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Southwest Shadow

Southwest Shadow

Southwest Shadow


Don’t Get Caught Up in Content Creation

Consider your priorities and mental health first
Focusing on your next social media post instead of your eight classes can lead to a plethora of low grades.

Even before I became 13, the “legal” age that allows you to create social media accounts, I’ve dreamed of being a content creator. I’m not the only teenager who has possessed the same goal: A U.S. survey states that 1 in 4 Gen Z teenagers may become an influencer for a variety of reasons, from turning a profit to simply enjoying the fame that comes with it.

From ages 13 -15, I dabbled in various forms of content creation. It ranged from poorly designed K-Pop music video edits, to my own fictional writing posted onto Tumblr. I’ve been through the ringer, to say the least, but I felt appreciated by the community I was creating posts for.

Despite this, I decided to throw in the towel over two years ago and haven’t looked back since. Why? Short answer: I got tired. Long answer: I came to terms that while it was enjoyable for a small period of time, it ultimately isn’t worth it in the long run.

Roughly 48 hours before I quit, I reached a milestone of 1000 followers on my old writing blog, which is pretty coincidental. What wasn’t a coincidence, however, was the fact that I quit a few months after starting high school. 

I felt pressured by my somewhat large following because I sensed that they were eagerly waiting for my next post, and if I failed to satisfy my nonexistent quota, they would move onto the next best creator. In favor of giving online strangers short-lived entertainment, I found myself starting to lose track of what actually mattered in my life. I concluded that I needed to prioritize my schoolwork before anything else, to even stand a chance at keeping my head above water.

I’m extremely thankful to myself for making the right call because high school grew exponentially more challenging after I quit. I didn’t even have a job or participate in any extracurriculars in my freshman year, so what does my experience say for the teenagers who do?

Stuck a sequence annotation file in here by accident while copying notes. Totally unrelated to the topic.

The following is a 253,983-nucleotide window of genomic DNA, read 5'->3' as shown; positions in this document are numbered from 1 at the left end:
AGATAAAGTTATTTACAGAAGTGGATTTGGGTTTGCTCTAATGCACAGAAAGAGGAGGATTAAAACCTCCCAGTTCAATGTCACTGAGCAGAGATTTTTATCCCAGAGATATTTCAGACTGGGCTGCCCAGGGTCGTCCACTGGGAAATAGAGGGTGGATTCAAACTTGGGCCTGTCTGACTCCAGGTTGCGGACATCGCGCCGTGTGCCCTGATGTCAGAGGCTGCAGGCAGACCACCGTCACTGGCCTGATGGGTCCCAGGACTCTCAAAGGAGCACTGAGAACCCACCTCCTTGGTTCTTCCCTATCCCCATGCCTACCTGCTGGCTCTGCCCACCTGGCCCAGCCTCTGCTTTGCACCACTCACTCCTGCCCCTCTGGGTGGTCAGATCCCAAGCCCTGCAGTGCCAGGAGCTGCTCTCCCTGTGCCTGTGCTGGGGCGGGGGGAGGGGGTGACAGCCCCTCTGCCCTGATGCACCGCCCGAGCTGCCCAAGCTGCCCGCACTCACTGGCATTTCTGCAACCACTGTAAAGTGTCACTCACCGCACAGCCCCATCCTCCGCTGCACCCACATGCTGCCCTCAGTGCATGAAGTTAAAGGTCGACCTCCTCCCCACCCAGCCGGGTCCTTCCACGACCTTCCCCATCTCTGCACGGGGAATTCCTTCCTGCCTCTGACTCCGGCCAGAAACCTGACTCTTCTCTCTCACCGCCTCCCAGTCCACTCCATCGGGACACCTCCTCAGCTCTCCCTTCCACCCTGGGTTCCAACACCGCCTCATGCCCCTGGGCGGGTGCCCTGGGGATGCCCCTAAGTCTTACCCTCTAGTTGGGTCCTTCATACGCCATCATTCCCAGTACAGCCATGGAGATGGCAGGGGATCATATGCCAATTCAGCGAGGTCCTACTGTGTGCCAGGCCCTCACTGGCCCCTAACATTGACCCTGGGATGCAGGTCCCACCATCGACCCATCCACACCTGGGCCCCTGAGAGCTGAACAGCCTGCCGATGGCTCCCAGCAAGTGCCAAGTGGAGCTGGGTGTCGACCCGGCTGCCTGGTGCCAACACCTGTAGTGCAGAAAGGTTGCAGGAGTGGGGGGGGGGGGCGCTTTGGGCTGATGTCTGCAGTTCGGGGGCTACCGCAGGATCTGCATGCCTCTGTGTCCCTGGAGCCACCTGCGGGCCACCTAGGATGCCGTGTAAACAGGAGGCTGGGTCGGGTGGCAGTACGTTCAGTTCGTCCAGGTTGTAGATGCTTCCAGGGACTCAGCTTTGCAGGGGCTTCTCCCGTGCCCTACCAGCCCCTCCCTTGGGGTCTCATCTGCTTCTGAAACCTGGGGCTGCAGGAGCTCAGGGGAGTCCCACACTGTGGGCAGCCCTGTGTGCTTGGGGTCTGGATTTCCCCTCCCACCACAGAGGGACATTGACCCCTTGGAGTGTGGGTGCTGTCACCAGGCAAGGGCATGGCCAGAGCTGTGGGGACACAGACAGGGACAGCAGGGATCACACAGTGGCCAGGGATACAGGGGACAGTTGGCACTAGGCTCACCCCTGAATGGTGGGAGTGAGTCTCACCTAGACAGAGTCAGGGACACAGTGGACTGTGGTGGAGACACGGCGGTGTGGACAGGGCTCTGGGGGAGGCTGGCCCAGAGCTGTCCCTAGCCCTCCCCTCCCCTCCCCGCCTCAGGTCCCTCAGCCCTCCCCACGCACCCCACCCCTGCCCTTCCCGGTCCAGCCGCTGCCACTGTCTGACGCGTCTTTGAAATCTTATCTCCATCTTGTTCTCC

Not only that, but the time and effort put into content creation doesn’t even feel worth it at the end of the day. Scrolling through my old creative writing posts, this is clear as day. Twenty-one thousand words for a 14 chapter story that didn’t even reach 100 people? Fourteen thousand words only for roughly 200 people to read it? No wonder I felt so unmotivated; I poured my heart and soul into these stories only to receive nothing in return. This was also around the time that my career goal was to become a writer, and let’s just say that dream hasn’t existed for the last two years.

Sometimes it didn’t even seem like my fault for the poor interaction rates. The algorithms of social media sites like Instagram and Tumblr are completely unsupportive of their creators. I’ve seen way too many Tumblr accounts get on their hands and knees rattling tin cans, begging for reblogs and comments that provide adequate feedback on their work. With the way that the Tumblr algorithm works, likes are pointless when it comes to boosting your audience. It’s demoralizing and one of the largest reasons why so many creators quit.

So if you want to write a multi chapter, Harry Potter fanfiction or post your original artwork online, go for it. But just as long as you understand that this hobby can’t be your everything, content creation will be enjoyable. Don’t be surprised if you start to feel the lines blur and your motivation dwindle. After all your blood, sweat, and tears have been shed, you can also leave the world of content creation with a bitter taste in your mouth.

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